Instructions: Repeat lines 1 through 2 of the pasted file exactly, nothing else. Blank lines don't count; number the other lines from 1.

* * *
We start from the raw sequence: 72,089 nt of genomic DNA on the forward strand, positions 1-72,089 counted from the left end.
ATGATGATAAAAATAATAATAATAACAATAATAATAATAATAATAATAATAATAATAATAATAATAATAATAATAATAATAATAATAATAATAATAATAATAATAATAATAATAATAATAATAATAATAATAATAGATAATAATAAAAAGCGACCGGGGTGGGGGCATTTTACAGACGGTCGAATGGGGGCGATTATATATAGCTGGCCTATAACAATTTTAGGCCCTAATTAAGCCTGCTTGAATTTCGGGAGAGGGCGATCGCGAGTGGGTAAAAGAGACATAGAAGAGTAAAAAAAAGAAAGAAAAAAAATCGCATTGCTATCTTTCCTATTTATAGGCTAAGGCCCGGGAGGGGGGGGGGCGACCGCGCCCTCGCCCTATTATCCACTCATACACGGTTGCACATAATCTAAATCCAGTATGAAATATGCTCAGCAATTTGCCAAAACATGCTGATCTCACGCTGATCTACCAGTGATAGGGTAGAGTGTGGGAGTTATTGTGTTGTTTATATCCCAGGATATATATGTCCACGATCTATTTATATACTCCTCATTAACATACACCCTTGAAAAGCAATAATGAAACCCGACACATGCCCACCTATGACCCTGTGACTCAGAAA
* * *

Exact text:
We start from the raw sequence: 72,089 nt of genomic DNA on the forward strand, positions 1-72,089 counted from the left end.
ATGATGATAAAAATAATAATAATAACAATAATAATAATAATAATAATAATAATAATAATAATAATAATAATAATAATAATAATAATAATAATAATAATAATAATAATAATAATAATAATAATAATAATAATAATAGATAATAATAAAAAGCGACCGGGGTGGGGGCATTTTACAGACGGTCGAATGGGGGCGATTATATATAGCTGGCCTATAACAATTTTAGGCCCTAATTAAGCCTGCTTGAATTTCGGGAGAGGGCGATCGCGAGTGGGTAAAAGAGACATAGAAGAGTAAAAAAAAGAAAGAAAAAAAATCGCATTGCTATCTTTCCTATTTATAGGCTAAGGCCCGGGAGGGGGGGGGGCGACCGCGCCCTCGCCCTATTATCCACTCATACACGGTTGCACATAATCTAAATCCAGTATGAAATATGCTCAGCAATTTGCCAAAACATGCTGATCTCACGCTGATCTACCAGTGATAGGGTAGAGTGTGGGAGTTATTGTGTTGTTTATATCCCAGGATATATATGTCCACGATCTATTTATATACTCCTCATTAACATACACCCTTGAAAAGCAATAATGAAACCCGACACATGCCCACCTATGACCCTGTGACTCAGAAA